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Common Threats and How to Prevent Them

Man-in-the-Middle (MitM) attacks

One type of threat is a Man-in-the-middle attack, sometimes called a bucket brigade attack. With this attack the attacker gets between two parties, where each party thinks they are interacting over a private connection, but it is actually being controlled by the third-party attacker. For this type of attack to succeed the attacker must create mutual authentication between both parties.

Usually MitM attacks involve the attacker using a WiFi router to intercept a user's communication. The user connects to the attacker's router then visits a website and logs in with their confidential credentials. The attacker saves that user's login credentials for which they can then use to impersonate the user.

Some MitM attacks can also modify the data transmitted between the application and the server. Attacks can occur from new PC trial and preinstalled software, software update tools, and other software vulnerabilities. In a worst case scenario this could result in remote code execution, backdooring the system, installing malware, and so on. This could also lead to the compromise of other network assets.

Preventing MitM attacks

To help defend against this type of attack it is important to use strong encryption and authentication between the application and the server. Using encryption the server authenticates the application's request by presenting a digital certificate, and only then can the connection be established. For example, HTTPS uses the secure sockets layer (SSL) capability of the browser to mask web traffic. To decrypt HTTPS, a man-in-the-middle attacker would have to obtain the keys used to encrypt the network traffic.

With the configuration of TLS on your servers we suggest using the Mozilla OpSec recommendations which use TLSv1.2. Mozilla also provides an SSL Configuration Generator, to use this first choose which platform your server is running and then choose the most modern configuration based on what your application base can support. The more modern configurations provide stronger ciphers to help prevent attacks.

Replay attacks

Replay attacks allow attackers to:

  • Gain access to a network and information which would not have been easily accessible
  • Complete a duplicate transaction

These are attacks on the security protocol using replays of data transmission from a different sender into the intended receiving system. The attacks fool the participants into believing they have successfully completed the data transmission.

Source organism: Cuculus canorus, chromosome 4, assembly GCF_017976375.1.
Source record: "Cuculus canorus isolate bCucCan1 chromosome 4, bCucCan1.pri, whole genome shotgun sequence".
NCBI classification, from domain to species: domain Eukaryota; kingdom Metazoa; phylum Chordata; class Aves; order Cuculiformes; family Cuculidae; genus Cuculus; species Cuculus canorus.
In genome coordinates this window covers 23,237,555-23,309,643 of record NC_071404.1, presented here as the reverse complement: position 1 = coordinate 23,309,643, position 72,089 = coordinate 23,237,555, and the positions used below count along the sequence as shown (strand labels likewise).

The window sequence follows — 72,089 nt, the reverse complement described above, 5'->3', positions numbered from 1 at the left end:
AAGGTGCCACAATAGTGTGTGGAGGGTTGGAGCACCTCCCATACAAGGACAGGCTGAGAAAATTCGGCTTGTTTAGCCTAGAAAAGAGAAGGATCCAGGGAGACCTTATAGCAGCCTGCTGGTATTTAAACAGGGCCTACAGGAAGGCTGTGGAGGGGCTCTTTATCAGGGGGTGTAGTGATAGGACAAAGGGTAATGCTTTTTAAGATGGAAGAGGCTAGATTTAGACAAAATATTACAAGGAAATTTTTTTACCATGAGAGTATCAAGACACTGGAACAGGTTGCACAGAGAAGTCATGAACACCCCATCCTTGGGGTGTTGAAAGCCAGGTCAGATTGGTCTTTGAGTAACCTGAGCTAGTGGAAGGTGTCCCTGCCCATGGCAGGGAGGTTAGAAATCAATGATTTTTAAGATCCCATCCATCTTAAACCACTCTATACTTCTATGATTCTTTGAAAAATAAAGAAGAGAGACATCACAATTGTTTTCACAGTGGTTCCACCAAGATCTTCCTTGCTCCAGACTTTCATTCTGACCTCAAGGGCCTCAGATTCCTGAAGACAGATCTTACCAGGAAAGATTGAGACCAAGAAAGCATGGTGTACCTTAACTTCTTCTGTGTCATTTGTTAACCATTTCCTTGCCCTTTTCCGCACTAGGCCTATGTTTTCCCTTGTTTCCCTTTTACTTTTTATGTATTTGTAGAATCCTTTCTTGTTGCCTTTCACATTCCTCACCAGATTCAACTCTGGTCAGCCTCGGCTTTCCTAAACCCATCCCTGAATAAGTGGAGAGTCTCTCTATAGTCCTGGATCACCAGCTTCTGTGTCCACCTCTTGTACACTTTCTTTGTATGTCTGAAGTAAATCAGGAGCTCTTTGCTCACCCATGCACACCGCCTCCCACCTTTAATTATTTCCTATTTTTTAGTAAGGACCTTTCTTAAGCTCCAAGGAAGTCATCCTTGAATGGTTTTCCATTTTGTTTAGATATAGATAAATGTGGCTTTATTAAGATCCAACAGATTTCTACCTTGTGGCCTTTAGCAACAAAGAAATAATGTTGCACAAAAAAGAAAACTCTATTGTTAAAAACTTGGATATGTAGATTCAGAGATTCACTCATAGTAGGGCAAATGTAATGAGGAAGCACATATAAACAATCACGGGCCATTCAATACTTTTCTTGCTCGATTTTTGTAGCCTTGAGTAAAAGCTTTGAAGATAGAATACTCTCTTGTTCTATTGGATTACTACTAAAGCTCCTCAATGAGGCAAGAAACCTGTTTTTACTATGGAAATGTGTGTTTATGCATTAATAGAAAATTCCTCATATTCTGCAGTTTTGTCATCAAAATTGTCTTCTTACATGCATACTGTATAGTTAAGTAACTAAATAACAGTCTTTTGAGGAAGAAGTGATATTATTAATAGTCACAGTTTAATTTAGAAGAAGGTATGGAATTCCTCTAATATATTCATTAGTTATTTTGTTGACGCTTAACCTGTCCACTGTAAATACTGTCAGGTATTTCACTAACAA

A replay attack is also known as a playback attack.

Preventing Replay attacks

Replay attacks can be avoided by using session tokens. However, if these credentials are stolen from local storage (like during an XSS attack), there are ways to prevent someone from holding on to a valid token forever:

  • Set a short expiration time for tokens
  • Provide a way to blacklist tokens that have been used (and possibly even the users)
  • Use one-time passwords

The JWT spec provides the jti field as a way to prevent replay attacks. Though Auth0 tokens currently don't return the jti, you can blacklist using the jti to prevent a token being used more than a specified number of times. In this way, you are implementing something similar to a nonce (think of the token's signature as the nonce). If a token gets stolen or it gets used more than the specified number of times, it should be blacklisted. This prevents a valid token from being used maliciously. Once the token expires, the attacker will no longer be able to impersonate the user.

You can also avoid replay attacks by using one-time passwords. With Auth0, you can use Passwordless Authentication, which relies on single-use codes and email links instead of traditional passwords. Auth0 also provides multi-factor authentication (MFA) which uses one-time passwords as a second-factor authentication which can be sent via push notifications and texts.

Cross-site Request Forgery

A Cross-site Request Forgery (CSRF or XSRF) attack occurs when a malicious program causes a user's web browser to perform an unwanted action on a trusted site on which the user is currently authenticated. This type of attack specifically targets state-changing requests to initiate a type of action instead of getting user data because the attacker has no way to see the response of the forged request.

Preventing CSRF attacks

One way to verify the requests that are being sent is to utilize the OAuth 2.0 protocol state parameter to authenticate the response. For more information, see State Parameter.